PETG is the way to go, all the strength of ABS none of the absorbing moisture problems or print layer separation issues. I think I have about 6 rolls of PETG and maybe one of ABS left on hand. Switched over a year ago.
    Thanks guys.

  7. #22
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    Quote Originally Posted by Tony Lenkic View Post
    Great work Brian,

    What is the max size of the part you can produce with your 3D printer?
    Thanks, Tony. The largest I can print is 220 x 220 x 240. This is in millimeters, of course.
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  8. #23
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    I've printed nothing but PLA to this point. I want to do PETG, but I think I need to upgrade to an all metal hot end for that. I want to try nylon out as well.
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  9. #24
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    Quote Originally Posted by Brian Leavitt View Post
    I've printed nothing but PLA to this point. I want to do PETG, but I think I need to upgrade to an all metal hot end for that. I want to try nylon out as well.
    If you do ABS you can do PETG. About 245 C on the extruder and heated bed a little cooler than ABS at 70-80 C and I get most of my filament off Amazon.
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  10. #25
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    That's good to know, thanks. I can do ABS no problem.
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  11. You guys might want to consider OnShape for 3D design. It is free for public documents and is pretty quick to pick up. I tried to use Freecad but gave up because of the state of its sketching mode.

  12. #27
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    Brian, Would you be willing to share the make and model of your 3D printer? Assuming it isn't Glowforge of course!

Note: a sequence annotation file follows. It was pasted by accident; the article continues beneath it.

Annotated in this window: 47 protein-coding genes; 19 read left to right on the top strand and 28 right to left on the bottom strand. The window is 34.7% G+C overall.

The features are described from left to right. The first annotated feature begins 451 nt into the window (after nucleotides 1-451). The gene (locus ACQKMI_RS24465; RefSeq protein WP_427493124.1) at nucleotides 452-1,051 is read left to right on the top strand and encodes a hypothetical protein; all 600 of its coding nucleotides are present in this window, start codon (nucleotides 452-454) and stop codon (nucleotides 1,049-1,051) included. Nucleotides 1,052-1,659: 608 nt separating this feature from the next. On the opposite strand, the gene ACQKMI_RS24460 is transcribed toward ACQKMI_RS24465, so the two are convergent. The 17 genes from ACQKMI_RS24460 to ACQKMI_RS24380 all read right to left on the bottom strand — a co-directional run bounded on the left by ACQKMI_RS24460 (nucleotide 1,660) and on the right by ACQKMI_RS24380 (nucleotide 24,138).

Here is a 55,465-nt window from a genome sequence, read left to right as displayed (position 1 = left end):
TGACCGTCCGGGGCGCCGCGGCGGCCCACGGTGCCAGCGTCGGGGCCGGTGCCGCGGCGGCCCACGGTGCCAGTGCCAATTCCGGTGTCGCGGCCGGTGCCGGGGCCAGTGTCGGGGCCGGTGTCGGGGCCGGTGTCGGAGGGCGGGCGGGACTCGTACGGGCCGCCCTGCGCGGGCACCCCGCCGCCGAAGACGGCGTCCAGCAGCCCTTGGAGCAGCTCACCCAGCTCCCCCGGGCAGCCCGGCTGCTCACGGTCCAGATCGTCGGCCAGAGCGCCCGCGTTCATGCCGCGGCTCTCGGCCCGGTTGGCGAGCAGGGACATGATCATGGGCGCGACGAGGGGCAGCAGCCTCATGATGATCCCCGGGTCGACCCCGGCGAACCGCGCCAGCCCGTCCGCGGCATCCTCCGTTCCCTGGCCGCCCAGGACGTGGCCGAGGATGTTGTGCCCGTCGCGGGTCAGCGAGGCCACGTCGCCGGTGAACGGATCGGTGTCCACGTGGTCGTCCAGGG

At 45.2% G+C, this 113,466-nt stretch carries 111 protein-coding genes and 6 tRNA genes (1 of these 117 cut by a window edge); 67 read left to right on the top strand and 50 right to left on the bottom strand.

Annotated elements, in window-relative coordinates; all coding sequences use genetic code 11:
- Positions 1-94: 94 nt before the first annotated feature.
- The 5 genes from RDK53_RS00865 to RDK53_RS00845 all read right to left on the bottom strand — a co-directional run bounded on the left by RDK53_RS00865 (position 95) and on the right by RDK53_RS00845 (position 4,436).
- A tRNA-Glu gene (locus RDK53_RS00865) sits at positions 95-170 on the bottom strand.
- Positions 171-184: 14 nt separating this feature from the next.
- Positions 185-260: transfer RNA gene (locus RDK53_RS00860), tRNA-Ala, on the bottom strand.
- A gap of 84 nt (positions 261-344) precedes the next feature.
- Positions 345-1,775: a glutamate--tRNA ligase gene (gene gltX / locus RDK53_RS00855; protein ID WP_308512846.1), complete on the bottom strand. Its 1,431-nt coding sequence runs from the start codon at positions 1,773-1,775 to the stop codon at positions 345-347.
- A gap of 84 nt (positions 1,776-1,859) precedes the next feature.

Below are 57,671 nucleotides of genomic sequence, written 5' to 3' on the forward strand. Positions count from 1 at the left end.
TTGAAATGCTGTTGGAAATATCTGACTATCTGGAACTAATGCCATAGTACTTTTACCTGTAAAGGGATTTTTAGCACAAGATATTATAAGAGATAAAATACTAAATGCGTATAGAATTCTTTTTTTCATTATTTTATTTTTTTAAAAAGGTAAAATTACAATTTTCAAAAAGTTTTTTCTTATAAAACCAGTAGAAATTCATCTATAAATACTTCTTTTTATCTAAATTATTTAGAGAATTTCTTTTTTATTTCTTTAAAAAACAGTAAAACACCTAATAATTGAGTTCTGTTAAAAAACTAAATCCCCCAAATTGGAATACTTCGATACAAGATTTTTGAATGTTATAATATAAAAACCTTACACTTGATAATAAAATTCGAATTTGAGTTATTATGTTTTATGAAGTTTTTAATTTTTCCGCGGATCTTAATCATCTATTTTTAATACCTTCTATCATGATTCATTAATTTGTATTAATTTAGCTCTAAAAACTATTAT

BTW....I have turned my Brother Inkjet Printer into a 3D printer by first printing on a flat sheet of paper, and then using Origami to come up with the 3D side of the equation!! Brilliant if I do say so myself!!!! Watch for it in the trades......its gonna be Yuge!!!!
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  13. #28
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    HA! I've turned my Laser into a 3D Printer, can you top that?

    Actually, pretty simple to take a 3D stl file and using 123D make, slice into your material thickness and export into dxf in order to laser it up.
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  14. #29
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    Quote Originally Posted by David Somers View Post
    Brian, Would you be willing to share the make and model of your 3D printer? Assuming it isn't Glowforge of course!
    No Glowforge for me!

    My printer is an Anet A8. I've done some upgrades to it and it actually prints quite well - as good or better than prints I've seen come off much more expensive machines. I'm just getting started with PETG filament. I typically print PLA, though. PETG is a different animal, I'm finding out. I've been able to get decent prints with it, but I need to do something about heat bed adhesion because the PETG does not seem to like the blue painters tape I've been using.
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  15. #30
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    Quote Originally Posted by John Lifer View Post
    Actually, pretty simple to take a 3D stl file and using 123D make, slice into your material thickness and export into dxf in order to laser it up.
    I did a skull out of engraving plastic using this method, a while back. It was pretty neat. I just heard that 123D Make is going away, though.